by ShopperTrak on 07-04-14

FootFall UK Retail Index

The FootFall National Retail Index is reporting a decline of -7.7% Week-on-Week and -4.5% Year-on-Year. Looking at the Daily Index, the weekdays are all reporting a decline year-on-year.  However, the weekend reported a +8.6% improvement overall year-on-year.

A report released by Deloitte this week revealed that administrations caused by UK recession since 2009 has impacted more greatly on shopping centres and retail parks than the High Street. According to figures, the average vacancy rate of retail outlets from firms that have fallen into administration now stands at 20% for High Street stores, but is a significantly higher percentage of 29% for shopping centres and 37% for retail parks.

Ian Geddes, Deloitte’s head of retail, attributes the High Street’s survival to a change in consumer shopping habits. Rather than driving people away from stores, mobile shopping and the rise of click and collect points is creating a new era of ‘en route’ shopping that actually drives shoppers to convenient locations.

Despite Deloitte’s optimism, the FootFall National Retail Index figures note that there is some way to go before consumer traffic can claim true recovery, whatever the location. The year to date trend has declined this week and is now reporting at 0.0%. Whilst a decline, this continues to report better YTD performance compared to last year where it was reporting at -4.4% for the same week.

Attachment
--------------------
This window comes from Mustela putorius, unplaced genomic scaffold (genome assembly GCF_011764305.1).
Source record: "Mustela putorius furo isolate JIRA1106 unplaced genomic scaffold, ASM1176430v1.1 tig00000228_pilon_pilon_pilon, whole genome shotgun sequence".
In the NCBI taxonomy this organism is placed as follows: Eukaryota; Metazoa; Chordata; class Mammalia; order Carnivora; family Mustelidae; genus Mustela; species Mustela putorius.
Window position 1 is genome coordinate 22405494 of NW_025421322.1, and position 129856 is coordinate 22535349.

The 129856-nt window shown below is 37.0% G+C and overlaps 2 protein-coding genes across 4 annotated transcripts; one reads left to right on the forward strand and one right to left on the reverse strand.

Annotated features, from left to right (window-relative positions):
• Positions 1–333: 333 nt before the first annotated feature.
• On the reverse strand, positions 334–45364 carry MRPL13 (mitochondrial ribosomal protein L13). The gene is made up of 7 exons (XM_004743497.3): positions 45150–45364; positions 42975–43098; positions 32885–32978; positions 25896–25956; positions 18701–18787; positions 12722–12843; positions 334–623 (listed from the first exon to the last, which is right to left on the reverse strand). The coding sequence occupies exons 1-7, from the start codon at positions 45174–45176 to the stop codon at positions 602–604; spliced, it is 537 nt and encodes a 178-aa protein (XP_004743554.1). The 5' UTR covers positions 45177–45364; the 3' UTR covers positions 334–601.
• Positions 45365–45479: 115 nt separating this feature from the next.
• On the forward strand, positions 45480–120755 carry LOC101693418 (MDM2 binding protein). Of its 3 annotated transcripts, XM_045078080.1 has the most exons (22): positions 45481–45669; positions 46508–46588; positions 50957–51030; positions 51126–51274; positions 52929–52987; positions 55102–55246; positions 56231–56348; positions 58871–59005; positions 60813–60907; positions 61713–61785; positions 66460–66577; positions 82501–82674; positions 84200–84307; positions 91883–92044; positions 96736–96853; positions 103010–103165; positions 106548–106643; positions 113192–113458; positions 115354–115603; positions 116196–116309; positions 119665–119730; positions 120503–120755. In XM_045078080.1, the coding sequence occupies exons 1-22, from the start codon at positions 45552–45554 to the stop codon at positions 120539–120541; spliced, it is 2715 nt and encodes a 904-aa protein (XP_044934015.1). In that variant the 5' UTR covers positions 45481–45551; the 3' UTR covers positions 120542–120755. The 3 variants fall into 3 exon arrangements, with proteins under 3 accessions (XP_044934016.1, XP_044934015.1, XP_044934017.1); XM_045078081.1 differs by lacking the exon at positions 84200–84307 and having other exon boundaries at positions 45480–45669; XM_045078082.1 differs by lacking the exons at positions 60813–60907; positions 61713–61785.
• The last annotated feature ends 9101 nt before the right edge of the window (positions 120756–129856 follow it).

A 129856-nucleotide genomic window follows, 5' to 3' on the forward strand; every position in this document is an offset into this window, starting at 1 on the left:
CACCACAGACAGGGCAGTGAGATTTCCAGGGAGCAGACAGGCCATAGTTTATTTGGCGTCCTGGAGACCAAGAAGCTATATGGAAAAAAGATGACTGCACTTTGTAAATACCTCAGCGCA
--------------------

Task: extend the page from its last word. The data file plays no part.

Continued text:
The FootFall Regional Index reports that ten out of 11 regions are showing a decline in year-on-year retail traffic, with London the only region reporting growth of +5.7%.  Ten regions are also showing negative growth week-on-week with Eastern the only region reporting growth of +4.5%.

Within Retail Parks, the FootFall Index is reporting a year-on-year decline of -1.1%. Looking at the Daily Index, the weekend shows growth overall of 8.6% year-on-year. The week-on-week statistics are reporting a decline of -1.6%.  Overall the YTD trend is positive and reporting +6.0% growth.

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